Qamar Ullah

Pathological Findings Of Field Isolated Peste Des Petits Ruminants Virus (Pprv) In Experimentally Infected Goats - 2013

The Peste des Petits Ruminants (PPR) is the influential disease of small ruminants chiefly goats and sheep. It is highly contagious viral disease of economic point of view. It produces hurdles in farming of small ruminants in areas where it is present such as Africa and Asia. Those areas where the disease is endemic and huge numbers of small ruminants are reared by needy farmers; it threats their subsistence. Epidemically the disease identified since 1991 in Punjab province of Pakistan.
The aim of the present study was detection of PPR virus through Reverse Transcription-Polymerase Chain Reaction during period of incubation. The course of the disease was monitored through regular clinical examination and hematological profile. The nature of the disease was evaluated through gross and microscopic lesions. The comparative proteomic analysis of field and vaccinal PPR virus was done through SDS-PAGE.
A total of twenty healthy teddy goats were purchased from local market of Lahore and were reared for 21 days. The goats were randomly divided into Group-A (experimental group) and Group-B (control group), with ten goats (n=10) in each group. Experimental infection of field isolated PPR virus was given intratracheally to the goats of group-A. The goats of group-B served as un-infected control group. For early detection of PPR virus through RT-PCR, ocular and nasal secretions were collected on day 1, 3, 5 and 10 from experimentally infected goats and on day 5 and 10 from goats of control group. Clinical examination of all goats of both groups was performed on daily basis. For hematological analysis, 2.5 mL blood was drawn from jugular vein on day 0, 1, 3, 5, 7, 9, 12, 15, 18 and 21st day post infection from all goats of both groups. Gross and microscopic lesions were recorded after slaughtering one goat from each group at day 7, 14 and slaughtering all the remaining goats of both groups on day 21 post infection. Two goats of the experimental group were died naturally, one goat at day 8 and one goat at day 13 post infection. Proteomic analysis of PPR virus harvested from experimentally infected goats was done through SDS-PAGE and was compared with PPR virus vaccinal strain Nigeria 75/1.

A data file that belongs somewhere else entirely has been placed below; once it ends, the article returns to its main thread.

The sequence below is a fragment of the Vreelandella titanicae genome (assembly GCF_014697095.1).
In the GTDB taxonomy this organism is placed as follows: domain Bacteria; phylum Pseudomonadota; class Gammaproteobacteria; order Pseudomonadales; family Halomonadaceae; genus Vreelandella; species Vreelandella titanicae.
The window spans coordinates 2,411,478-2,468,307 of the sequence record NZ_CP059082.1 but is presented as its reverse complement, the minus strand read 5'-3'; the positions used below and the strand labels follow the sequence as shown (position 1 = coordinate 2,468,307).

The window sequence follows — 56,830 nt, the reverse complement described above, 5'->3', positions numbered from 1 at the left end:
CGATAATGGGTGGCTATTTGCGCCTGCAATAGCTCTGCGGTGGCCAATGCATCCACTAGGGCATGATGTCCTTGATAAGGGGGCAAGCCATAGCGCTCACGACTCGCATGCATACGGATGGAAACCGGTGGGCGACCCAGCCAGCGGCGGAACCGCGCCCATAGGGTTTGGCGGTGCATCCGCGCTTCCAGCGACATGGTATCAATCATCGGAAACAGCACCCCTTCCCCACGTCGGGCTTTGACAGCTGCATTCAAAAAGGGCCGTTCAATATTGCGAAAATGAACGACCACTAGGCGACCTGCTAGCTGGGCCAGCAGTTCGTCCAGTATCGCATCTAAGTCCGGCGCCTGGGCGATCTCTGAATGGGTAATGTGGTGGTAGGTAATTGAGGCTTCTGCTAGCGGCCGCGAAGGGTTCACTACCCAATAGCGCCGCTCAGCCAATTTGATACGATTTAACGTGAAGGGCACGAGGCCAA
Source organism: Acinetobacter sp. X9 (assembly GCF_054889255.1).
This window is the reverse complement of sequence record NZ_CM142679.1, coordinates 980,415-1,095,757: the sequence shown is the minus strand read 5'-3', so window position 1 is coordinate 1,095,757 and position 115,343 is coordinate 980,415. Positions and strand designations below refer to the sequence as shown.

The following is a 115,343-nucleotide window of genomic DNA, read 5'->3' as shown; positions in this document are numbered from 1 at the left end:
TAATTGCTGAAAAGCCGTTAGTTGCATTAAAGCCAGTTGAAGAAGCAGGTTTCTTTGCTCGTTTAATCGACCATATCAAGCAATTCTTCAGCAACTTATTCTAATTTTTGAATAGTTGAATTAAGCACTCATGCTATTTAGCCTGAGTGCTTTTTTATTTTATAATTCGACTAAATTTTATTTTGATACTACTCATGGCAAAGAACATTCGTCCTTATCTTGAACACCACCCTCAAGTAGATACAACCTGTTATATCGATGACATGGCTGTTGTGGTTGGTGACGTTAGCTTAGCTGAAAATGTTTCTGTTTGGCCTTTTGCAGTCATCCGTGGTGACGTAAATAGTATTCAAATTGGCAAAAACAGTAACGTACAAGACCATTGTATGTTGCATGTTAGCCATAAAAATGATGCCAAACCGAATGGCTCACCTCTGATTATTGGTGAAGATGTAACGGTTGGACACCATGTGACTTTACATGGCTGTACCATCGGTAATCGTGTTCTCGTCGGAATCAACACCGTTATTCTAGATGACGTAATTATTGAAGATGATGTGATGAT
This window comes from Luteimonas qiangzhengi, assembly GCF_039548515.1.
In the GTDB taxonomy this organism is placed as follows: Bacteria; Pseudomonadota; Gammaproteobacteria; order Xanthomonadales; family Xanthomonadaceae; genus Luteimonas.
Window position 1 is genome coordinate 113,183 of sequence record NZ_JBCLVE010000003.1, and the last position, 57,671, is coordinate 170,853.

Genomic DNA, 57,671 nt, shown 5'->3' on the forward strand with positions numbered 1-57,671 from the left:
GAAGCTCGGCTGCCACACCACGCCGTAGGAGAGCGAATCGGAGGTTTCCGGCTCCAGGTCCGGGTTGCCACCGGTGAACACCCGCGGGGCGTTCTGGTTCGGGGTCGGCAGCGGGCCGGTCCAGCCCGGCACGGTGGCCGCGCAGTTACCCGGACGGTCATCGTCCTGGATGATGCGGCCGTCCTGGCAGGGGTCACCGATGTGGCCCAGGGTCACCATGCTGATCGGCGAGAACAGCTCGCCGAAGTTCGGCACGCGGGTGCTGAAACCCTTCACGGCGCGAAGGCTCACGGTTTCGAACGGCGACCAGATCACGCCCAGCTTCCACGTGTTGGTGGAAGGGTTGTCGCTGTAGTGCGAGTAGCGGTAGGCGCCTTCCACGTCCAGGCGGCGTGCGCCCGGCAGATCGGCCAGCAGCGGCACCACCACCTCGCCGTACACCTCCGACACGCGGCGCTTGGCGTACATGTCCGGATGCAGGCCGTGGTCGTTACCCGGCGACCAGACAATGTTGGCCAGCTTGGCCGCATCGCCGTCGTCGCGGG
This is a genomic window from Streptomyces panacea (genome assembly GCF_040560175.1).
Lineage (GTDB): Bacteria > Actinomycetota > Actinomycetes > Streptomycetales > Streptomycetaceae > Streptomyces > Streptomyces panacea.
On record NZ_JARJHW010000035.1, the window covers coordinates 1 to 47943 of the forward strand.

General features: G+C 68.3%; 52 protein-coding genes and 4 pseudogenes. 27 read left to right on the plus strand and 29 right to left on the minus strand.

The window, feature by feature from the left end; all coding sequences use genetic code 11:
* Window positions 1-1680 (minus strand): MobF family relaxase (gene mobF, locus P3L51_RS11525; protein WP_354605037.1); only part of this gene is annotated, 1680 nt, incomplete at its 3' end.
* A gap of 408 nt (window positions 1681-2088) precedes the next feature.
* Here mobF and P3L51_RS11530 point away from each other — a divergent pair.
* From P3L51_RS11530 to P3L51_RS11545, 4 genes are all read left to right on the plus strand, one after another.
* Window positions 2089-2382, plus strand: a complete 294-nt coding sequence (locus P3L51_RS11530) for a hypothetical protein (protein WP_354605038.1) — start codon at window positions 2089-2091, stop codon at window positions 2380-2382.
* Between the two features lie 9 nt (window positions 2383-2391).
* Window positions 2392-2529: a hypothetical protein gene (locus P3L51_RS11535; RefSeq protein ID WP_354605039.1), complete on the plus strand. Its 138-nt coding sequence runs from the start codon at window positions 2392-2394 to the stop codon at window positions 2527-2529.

The results showed that PPR virus was detected by RT-PCR in PPRV infected goats at day three post infection and before the occurrence of acute clinical signs. The PPR virus was not detected in uninfected goats throughout the studied period which showed that there was no natural circulation of virus in the area of experimental sheds. The clinical examination showed significant increase in rectal temperature, pulse and respiration rates in PPRV infected goats as compared to uninfected goats. From the comparison of hematological parameters in PPR infected and uninfected goats, it was observed that PPRV is linked with some obvious alterations in its hematological profile. PPR in experimentally infected goats led to obvious decrease in the number of leucocytes, erythrocytes, platelets, hemoglobin estimation and packed cell volume but marked increase in mean corpuscular hemoglobin, mean corpuscular hemoglobin concentration and mean corpuscular volume as compared to uninfected goats. The gross lesions were specific for PPR which were prominently observed in the digestive and respiratory systems and lymphoid organs. The microscopic lesions revealed that there was congestion in trachea, sloughing in mucosa of rumen, mitotic activity in cardiac myocytes and hemorrhagic & effaced mediastinal lymph nodes of infected goats. From the comparative proteomic analysis through SDS-PAGE, differences in bands of proteins were observed.

Department of Pathology


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